Why, one might ask, does God use spies and secret agents to accomplish His plans? Because we are in a battle. It’s kingdom against kingdom as Paul says in Colossians 1:13—the kingdom of darkness (Satan’s kingdom) versus the kingdom of light (God’s kingdom). Paul also wrote that we’re fighting a spiritual war, not a physical one (2 Corinthians 10:3-6; Ephesians 6:10-18). As a parallel, think of the Cold War that was waged between the U.S. and the former Soviet Union following World War II until the collapse of that Communist system. No shots were fired, but secret agents from both countries infiltrated the other to collect information that would result in a perceived or real advantage.
The battle we fight is a non-military spiritual battle. And God has called every Christian to be a secret agent—to infiltrate the domain of the enemy and thwart Satan’s plans by rescuing those who may otherwise perish. Just as the two spies who were sent to Jericho rescued their Canaanite accomplice, Rahab, and her family when the city was attacked, so God expects us to “go into all the world” for His sake and rescue all we can. We are agents of “God’s government,” serving His cause—especially as it relates to the future of planet earth.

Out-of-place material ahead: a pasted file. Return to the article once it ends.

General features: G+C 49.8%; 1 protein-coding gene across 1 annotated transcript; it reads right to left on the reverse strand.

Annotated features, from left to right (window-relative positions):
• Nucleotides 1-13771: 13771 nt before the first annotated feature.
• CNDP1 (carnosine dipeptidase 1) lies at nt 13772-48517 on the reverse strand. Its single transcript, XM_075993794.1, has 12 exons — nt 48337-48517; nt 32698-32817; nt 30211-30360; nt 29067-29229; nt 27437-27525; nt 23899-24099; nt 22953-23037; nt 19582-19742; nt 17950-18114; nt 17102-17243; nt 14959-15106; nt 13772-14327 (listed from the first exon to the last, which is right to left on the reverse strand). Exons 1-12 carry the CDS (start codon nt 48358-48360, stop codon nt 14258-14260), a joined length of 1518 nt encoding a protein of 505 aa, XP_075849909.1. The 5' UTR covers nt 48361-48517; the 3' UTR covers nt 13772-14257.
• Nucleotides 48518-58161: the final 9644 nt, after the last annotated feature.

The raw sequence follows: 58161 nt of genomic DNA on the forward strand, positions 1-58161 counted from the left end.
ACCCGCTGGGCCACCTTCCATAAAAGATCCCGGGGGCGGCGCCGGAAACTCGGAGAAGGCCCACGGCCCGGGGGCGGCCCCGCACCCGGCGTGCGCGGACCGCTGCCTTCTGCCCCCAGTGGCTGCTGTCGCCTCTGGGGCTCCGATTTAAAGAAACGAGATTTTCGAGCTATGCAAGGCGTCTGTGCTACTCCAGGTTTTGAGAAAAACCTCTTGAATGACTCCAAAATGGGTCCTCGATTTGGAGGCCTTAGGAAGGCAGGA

The Call and the Mission
If you don’t remember the TV series, you would no doubt recognize the theme music for the television show Mission: Impossible. Popular in the late 1960s and early 1970s, the hit show followed the exploits of a team of American government secret agents: the IMF (Impossible Missions Force). At the beginning of every episode, the team’s leader would receive a mysterious recording explaining a crisis situation that had developed. And there would always be this challenge: “Your mission, should you decide to accept it, is . . . .” Of course, the IMF team always accepted the mission—and accomplished it.